Lee Dickinson

Lee V. Dickinson

Principal at Exponent Inc

Location:
149 COMMONWEALTH DRIVE, Menlo Park, California, United States
Company:
Exponent Inc
HQ Phone:
(650) 326-9400

General Information

Education

Ph.D.  - Transportation Planning and Traffic Safety , University of Maryland

Affiliations

Board Member  - National Transportation Safety Board

Recent News  

November 12, 2001 -- Disaster in the Air Jim Lehrer discusses today's American Airlines crash with Lee Dickinson, a former member of the National Transportation Safety Board and current director of Exponent Failure Analysis; Douglas Laird, former security director at Northwest Airlines and a managing partner of B.G.I. International; and Paul Czysz, a professor of aerospace engineering at St. Louis University. Lee Dickinson, a former member of the National Transportation Safety Board and the director of Exponent Failure Analysis, an engineering and investigative firm that specializes in transportation accidents, talks about the latest information. February 1, 2000 -- AlaskaAir Flight 261 Down Lee Dickinson, a former member of the National Transportation Safety Board, and the director of Exponent Failure Analysis, an engineering and investigative firm that specializes in transportation accidents, talks about yesterday's crash.

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Lee V. Dickinson, Ph.D., P.E., former board member of The National Transportation Safety Board and current director of the Washington DC office of Exponent, an engineering and investigative firm that specializes in transportation accidents, talked about the latest information on Air France Concord Flight AF4590.View a transcript of the discussion Featuring Lee V. Dickinson, Ph.D., P.E., of Exponent.Lee V. Dickinson, Ph.D., P.E. former board member of The National Transportation Safety Board and current director of the Washington DC office of Exponent, which focuses on aviation investigation, analyzed the emerging information on the evidence of the Air France Concorde Flight AF4590, which went down near Paris, France, killing 113 people.View a web article on the crashFeaturing Lee V. Dickinson, Ph.D., P.E., of Exponent."All Things Considered" (radio)Lee V. Dickinson, Ph.D., P.E. former member of The National Transportation Safety Board and current director of the Washington D.C. office of Exponent, which focuses on aviation investigation; and Michael Goldfarb, former chief of staff at The Federal Aviation Administration and current chief of an aviation consulting firm; analyze the emerging information on the evidence of the crash which killed all 88 people aboard Alaska Air flight 261.Featuring Lee V. Dickinson, Ph.D., P.E., of Exponent."The NewsHour with Jim Lehrer: Flight 261, The Search for Answers"Lee V. Dickinson, Ph.D., P.E., a former member of the National Transportation Safety Board and current director of the Washington D.C. office of Exponent, an engineering and investigative firm that specializes in transportation accidents, talks about the latest information.View a transcript of the discussionFeaturing Lee V. Dickinson, Ph.D., P.E., of Exponent. "On the Inside: How to Solve the Impossible"Lee V. Dickinson, Ph.D., P.E. a former member of the National Transportation Safety Board, and current director of the Washington D.C. office of Exponent, talks about yesterday's crash.View a transcript of the discussionFeaturing Lee V. Dickinson, Ph.D., P.E., of Exponent. "Modern Marvels: More Disasters"Featuring Lee V. Dickinson, Ph.D., P.E., of Exponent. "Argentine Jet Crash"CNN, September 1, 1999Chat with Dr. Lee Dickinson of Exponent, a scientific consulting firm that has investigated numerous aircraft accidents.Dr. Dickinson, who is also a former NTSB board member, joined us on September 1, 1999, to discuss the Argentine jet crash and airline safety.Featuring Lee V. Dickinson, Ph.D., P.E., of Exponent.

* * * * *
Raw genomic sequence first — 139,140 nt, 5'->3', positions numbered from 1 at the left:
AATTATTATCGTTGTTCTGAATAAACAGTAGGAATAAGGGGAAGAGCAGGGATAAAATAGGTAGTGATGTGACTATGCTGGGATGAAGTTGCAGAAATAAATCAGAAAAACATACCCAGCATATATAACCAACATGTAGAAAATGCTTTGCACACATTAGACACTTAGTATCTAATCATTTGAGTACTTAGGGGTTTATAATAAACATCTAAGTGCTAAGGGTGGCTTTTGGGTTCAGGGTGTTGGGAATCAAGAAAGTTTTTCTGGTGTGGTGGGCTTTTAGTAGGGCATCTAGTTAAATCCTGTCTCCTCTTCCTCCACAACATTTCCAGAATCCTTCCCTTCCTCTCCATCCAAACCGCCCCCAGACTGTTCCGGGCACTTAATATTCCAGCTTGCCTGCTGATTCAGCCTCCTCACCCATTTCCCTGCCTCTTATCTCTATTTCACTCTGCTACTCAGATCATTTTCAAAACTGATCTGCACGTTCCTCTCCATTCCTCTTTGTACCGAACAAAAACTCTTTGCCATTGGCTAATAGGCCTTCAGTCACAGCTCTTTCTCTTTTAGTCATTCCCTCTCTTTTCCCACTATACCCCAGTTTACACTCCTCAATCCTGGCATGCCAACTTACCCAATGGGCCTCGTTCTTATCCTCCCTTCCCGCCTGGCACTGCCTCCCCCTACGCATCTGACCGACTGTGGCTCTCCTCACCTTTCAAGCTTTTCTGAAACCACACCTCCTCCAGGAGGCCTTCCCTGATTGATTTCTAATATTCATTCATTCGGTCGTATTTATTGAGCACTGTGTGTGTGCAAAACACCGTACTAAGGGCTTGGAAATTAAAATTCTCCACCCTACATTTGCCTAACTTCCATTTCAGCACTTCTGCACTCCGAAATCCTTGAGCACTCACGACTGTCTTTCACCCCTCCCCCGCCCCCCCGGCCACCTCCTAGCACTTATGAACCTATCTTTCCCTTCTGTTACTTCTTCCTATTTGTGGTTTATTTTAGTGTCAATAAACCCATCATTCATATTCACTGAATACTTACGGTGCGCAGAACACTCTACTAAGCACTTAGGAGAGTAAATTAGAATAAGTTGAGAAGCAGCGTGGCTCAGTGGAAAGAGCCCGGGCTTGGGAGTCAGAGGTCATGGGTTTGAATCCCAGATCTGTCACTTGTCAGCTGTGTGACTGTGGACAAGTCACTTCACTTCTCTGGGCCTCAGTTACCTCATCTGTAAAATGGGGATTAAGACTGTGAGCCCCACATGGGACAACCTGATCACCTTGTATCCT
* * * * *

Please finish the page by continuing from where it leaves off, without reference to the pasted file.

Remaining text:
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"We found that the G-force levels on rides do not cause injuries," said Lee Dickinson, principal engineer at Exponent Failure Analysis Associates, a consulting and research firm.Dickinson, a former member of the federal National Transportation Safety Board, said many activities from sneezing to jumping on pogo sticks can cause brief, peak G-forces greater than those from roller coaster rides. Harbaugh and Dickinson said their studies were conducted independent of the amusement park industry, although Six Flags Inc., the largest of the theme park operators, paid for it.

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